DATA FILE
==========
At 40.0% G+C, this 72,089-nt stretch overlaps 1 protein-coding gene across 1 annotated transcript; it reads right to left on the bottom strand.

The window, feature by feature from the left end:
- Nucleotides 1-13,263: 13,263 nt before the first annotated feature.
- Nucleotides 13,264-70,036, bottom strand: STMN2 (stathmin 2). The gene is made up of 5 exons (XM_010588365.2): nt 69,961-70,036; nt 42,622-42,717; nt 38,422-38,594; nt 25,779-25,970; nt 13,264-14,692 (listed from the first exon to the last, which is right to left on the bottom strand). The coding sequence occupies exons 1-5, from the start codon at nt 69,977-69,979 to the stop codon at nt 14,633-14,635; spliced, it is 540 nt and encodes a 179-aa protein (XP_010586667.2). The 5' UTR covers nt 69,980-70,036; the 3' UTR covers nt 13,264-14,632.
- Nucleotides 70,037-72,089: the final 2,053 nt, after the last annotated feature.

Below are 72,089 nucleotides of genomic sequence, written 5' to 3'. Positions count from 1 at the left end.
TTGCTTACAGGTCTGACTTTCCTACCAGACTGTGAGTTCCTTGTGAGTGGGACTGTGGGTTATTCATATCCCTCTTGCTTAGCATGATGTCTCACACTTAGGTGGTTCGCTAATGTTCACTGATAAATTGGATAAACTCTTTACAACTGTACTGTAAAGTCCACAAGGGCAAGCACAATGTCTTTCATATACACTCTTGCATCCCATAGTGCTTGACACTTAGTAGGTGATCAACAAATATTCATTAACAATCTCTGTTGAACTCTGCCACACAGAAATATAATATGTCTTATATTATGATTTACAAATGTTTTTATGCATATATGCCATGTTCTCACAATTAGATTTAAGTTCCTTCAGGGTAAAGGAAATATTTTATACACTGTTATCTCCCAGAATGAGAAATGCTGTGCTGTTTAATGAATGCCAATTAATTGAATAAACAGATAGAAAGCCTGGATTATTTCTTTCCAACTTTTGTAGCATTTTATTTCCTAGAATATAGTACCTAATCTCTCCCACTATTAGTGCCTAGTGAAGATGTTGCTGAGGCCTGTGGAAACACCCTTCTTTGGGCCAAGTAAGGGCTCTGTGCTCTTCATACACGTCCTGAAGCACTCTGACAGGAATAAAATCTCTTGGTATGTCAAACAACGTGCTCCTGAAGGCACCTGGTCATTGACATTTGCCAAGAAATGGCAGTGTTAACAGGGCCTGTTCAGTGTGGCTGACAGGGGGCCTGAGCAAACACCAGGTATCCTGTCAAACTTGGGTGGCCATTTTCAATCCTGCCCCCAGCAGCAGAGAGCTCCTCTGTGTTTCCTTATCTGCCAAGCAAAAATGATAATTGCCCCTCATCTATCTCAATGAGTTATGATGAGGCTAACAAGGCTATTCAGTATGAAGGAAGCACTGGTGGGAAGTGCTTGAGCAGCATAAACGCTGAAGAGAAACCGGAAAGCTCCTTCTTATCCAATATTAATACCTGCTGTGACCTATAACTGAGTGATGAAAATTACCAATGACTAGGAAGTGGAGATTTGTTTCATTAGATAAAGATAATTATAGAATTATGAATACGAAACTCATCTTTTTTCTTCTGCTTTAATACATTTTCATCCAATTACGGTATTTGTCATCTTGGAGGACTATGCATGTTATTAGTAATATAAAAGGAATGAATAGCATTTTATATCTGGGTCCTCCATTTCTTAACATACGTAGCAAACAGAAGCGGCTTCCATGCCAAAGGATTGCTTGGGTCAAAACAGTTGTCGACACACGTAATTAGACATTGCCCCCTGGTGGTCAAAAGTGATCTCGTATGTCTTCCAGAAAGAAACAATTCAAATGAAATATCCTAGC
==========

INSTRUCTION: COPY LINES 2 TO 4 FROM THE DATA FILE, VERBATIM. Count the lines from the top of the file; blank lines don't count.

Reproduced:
The window, feature by feature from the left end:
- Nucleotides 1-13,263: 13,263 nt before the first annotated feature.
- Nucleotides 13,264-70,036, bottom strand: STMN2 (stathmin 2). The gene is made up of 5 exons (XM_010588365.2): nt 69,961-70,036; nt 42,622-42,717; nt 38,422-38,594; nt 25,779-25,970; nt 13,264-14,692 (listed from the first exon to the last, which is right to left on the bottom strand). The coding sequence occupies exons 1-5, from the start codon at nt 69,977-69,979 to the stop codon at nt 14,633-14,635; spliced, it is 540 nt and encodes a 179-aa protein (XP_010586667.2). The 5' UTR covers nt 69,980-70,036; the 3' UTR covers nt 13,264-14,632.